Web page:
This might seem like a post riddled with complaints. On the contrary, it is actually a motivational post to students (and others alike) who might be undiscovered entrepreneurs. Reason is because these are challenges almost every entrepreneur faces one point in time and because entrepreneurs are, at their core, problem solvers faced with low odds and challenges, being told how difficult and sometimes impossible something is should be a source of motivation! It is going to be difficult. Some things are going to be impossible. If you are a student, multiply that by a thousand. Divide that by two because of advantages like few responsibilities and you will see exactly how starting a business while still studying is one of the truest ways to see a person’s resolve and willpower.

    PS: Backstory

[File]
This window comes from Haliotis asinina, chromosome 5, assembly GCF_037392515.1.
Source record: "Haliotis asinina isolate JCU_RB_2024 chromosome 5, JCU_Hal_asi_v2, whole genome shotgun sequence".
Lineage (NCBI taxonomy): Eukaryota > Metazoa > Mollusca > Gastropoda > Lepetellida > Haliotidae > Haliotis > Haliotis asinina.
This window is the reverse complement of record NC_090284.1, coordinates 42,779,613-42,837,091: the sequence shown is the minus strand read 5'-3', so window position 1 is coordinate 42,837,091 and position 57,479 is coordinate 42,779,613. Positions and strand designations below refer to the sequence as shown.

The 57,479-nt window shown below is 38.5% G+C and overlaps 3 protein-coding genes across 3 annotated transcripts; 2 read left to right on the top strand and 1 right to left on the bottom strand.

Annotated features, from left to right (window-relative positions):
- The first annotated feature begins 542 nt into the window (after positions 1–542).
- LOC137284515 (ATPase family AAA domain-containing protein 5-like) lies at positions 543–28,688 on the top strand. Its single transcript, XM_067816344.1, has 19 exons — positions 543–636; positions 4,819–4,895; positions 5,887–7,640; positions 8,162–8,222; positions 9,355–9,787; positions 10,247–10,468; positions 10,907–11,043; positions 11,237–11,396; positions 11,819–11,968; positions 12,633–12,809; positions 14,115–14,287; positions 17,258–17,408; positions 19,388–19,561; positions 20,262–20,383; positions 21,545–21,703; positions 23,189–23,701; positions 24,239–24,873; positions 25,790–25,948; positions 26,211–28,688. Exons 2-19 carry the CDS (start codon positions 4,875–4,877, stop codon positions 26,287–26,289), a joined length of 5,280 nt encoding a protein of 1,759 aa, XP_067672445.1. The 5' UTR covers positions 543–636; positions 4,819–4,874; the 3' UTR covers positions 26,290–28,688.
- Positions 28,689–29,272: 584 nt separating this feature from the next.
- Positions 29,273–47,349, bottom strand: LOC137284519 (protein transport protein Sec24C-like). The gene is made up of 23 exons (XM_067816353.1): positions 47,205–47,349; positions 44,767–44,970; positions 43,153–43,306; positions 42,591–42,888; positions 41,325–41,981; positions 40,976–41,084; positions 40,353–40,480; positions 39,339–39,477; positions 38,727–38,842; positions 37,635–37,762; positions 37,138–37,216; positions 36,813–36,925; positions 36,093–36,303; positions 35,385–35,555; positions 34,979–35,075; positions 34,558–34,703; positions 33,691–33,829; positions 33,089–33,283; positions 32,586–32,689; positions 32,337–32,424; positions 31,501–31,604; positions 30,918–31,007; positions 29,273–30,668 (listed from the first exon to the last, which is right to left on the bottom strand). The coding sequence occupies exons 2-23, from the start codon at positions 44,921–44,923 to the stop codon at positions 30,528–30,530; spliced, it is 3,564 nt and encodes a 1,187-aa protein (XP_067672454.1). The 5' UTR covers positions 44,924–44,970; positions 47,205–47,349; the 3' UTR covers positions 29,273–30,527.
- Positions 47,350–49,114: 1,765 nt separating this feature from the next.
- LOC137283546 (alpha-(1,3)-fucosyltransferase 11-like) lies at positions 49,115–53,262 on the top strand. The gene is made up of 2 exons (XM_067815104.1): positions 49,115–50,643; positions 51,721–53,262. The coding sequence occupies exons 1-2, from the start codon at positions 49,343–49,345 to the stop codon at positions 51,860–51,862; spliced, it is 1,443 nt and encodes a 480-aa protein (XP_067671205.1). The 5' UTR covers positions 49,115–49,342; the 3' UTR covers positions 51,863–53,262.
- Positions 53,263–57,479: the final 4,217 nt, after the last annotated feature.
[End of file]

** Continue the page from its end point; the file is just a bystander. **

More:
I, like many university students who have passed high school, became a private tutor. I had two students, Jordin studying Grade 10 NSC and Tasnim doing Grade 12 IEB. I was taking them for Maths but every week they would both forget things discussed the previous one and we would spend quite a significant amount of time revisiting already learnt concepts. Forgetting was not their fault. That’s just how humans were wired. So I thought what if I recorded videos after each lesson emphasizing the content that they can watch anytime, anywhere for as many times as deemed necessary? I looked around for a platform where I could upload this but, great as they are and how brilliantly they work, I was not comfortable using YouTube and Facebook because of the many distractions present. As someone who never did Computer Science, I remember the day and the blue and white stripped jersey I was wearing when I Googled “How did they make Facebook”. Results came up talking about HTML, CSS, PHP, JavaScript, MySQL, AJAX queries, Sessions, Cookies – all, as they say, Greek to someone who was doing an undergraduate degree at Wits University. To cut the long story short, I charted out where to begin studying, thanks to the YouTube channel Eli The Computer Guy, literally spent 3 straight months sleeping in the Computer Science lab at school every single night learning how to code. It was quite emotionally and physically draining but I had an idea and I needed to create a platform that I hoped not only Jordin and Tasnim can benefit from but anyone from anywhere in South Africa. When I launched the first version of the website, I quickly realised creating a product is a whole lot different from creating a business and that is the period when the pains of student entrepreneurship hit me.